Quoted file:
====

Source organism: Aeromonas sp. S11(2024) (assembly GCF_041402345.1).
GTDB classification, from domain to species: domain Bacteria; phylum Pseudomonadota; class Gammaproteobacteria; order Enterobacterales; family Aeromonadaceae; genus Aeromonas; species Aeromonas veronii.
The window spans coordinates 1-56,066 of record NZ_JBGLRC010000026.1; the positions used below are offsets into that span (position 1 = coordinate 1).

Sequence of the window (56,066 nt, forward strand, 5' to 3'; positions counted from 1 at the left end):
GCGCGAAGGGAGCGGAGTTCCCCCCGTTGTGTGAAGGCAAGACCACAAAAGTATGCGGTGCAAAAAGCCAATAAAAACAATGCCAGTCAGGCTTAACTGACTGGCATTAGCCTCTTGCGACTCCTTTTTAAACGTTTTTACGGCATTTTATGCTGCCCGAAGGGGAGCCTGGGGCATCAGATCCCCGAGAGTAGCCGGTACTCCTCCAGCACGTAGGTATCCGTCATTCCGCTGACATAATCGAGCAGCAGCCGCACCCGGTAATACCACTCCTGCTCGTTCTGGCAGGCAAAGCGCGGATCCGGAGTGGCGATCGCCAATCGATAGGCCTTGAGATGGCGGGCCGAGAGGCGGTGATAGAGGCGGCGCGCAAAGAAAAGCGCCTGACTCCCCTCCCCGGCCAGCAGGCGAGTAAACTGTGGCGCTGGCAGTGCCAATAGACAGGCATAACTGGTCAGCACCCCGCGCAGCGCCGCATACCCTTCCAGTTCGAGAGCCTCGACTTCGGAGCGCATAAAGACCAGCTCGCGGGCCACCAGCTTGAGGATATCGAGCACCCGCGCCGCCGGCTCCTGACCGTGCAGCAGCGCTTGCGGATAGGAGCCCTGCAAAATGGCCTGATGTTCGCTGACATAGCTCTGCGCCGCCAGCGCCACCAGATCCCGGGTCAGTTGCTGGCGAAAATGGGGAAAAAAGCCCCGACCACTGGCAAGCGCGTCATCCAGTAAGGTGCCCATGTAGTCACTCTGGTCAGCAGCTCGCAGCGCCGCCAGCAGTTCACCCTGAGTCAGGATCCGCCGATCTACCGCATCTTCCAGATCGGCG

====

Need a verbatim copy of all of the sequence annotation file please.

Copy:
Source organism: Aeromonas sp. S11(2024) (assembly GCF_041402345.1).
GTDB classification, from domain to species: domain Bacteria; phylum Pseudomonadota; class Gammaproteobacteria; order Enterobacterales; family Aeromonadaceae; genus Aeromonas; species Aeromonas veronii.
The window spans coordinates 1-56,066 of record NZ_JBGLRC010000026.1; the positions used below are offsets into that span (position 1 = coordinate 1).

Sequence of the window (56,066 nt, forward strand, 5' to 3'; positions counted from 1 at the left end):
GCGCGAAGGGAGCGGAGTTCCCCCCGTTGTGTGAAGGCAAGACCACAAAAGTATGCGGTGCAAAAAGCCAATAAAAACAATGCCAGTCAGGCTTAACTGACTGGCATTAGCCTCTTGCGACTCCTTTTTAAACGTTTTTACGGCATTTTATGCTGCCCGAAGGGGAGCCTGGGGCATCAGATCCCCGAGAGTAGCCGGTACTCCTCCAGCACGTAGGTATCCGTCATTCCGCTGACATAATCGAGCAGCAGCCGCACCCGGTAATACCACTCCTGCTCGTTCTGGCAGGCAAAGCGCGGATCCGGAGTGGCGATCGCCAATCGATAGGCCTTGAGATGGCGGGCCGAGAGGCGGTGATAGAGGCGGCGCGCAAAGAAAAGCGCCTGACTCCCCTCCCCGGCCAGCAGGCGAGTAAACTGTGGCGCTGGCAGTGCCAATAGACAGGCATAACTGGTCAGCACCCCGCGCAGCGCCGCATACCCTTCCAGTTCGAGAGCCTCGACTTCGGAGCGCATAAAGACCAGCTCGCGGGCCACCAGCTTGAGGATATCGAGCACCCGCGCCGCCGGCTCCTGACCGTGCAGCAGCGCTTGCGGATAGGAGCCCTGCAAAATGGCCTGATGTTCGCTGACATAGCTCTGCGCCGCCAGCGCCACCAGATCCCGGGTCAGTTGCTGGCGAAAATGGGGAAAAAAGCCCCGACCACTGGCAAGCGCGTCATCCAGTAAGGTGCCCATGTAGTCACTCTGGTCAGCAGCTCGCAGCGCCGCCAGCAGTTCACCCTGAGTCAGGATCCGCCGATCTACCGCATCTTCCAGATCGGCG